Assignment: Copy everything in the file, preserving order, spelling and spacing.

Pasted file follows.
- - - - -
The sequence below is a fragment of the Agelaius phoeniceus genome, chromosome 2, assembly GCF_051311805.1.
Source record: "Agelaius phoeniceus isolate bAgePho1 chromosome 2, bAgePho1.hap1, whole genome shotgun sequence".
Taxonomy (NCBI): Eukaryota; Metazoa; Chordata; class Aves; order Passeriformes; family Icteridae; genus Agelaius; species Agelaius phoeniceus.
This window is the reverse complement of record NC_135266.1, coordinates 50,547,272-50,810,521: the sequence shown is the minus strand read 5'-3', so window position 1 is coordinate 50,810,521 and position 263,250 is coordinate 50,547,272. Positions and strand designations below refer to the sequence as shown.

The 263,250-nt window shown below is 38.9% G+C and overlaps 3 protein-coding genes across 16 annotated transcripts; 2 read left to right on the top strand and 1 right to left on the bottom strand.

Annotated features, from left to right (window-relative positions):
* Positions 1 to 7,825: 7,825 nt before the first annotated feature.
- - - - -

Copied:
The sequence below is a fragment of the Agelaius phoeniceus genome, chromosome 2, assembly GCF_051311805.1.
Source record: "Agelaius phoeniceus isolate bAgePho1 chromosome 2, bAgePho1.hap1, whole genome shotgun sequence".
Taxonomy (NCBI): Eukaryota; Metazoa; Chordata; class Aves; order Passeriformes; family Icteridae; genus Agelaius; species Agelaius phoeniceus.
This window is the reverse complement of record NC_135266.1, coordinates 50,547,272-50,810,521: the sequence shown is the minus strand read 5'-3', so window position 1 is coordinate 50,810,521 and position 263,250 is coordinate 50,547,272. Positions and strand designations below refer to the sequence as shown.

The 263,250-nt window shown below is 38.9% G+C and overlaps 3 protein-coding genes across 16 annotated transcripts; 2 read left to right on the top strand and 1 right to left on the bottom strand.

Annotated features, from left to right (window-relative positions):
* Positions 1 to 7,825: 7,825 nt before the first annotated feature.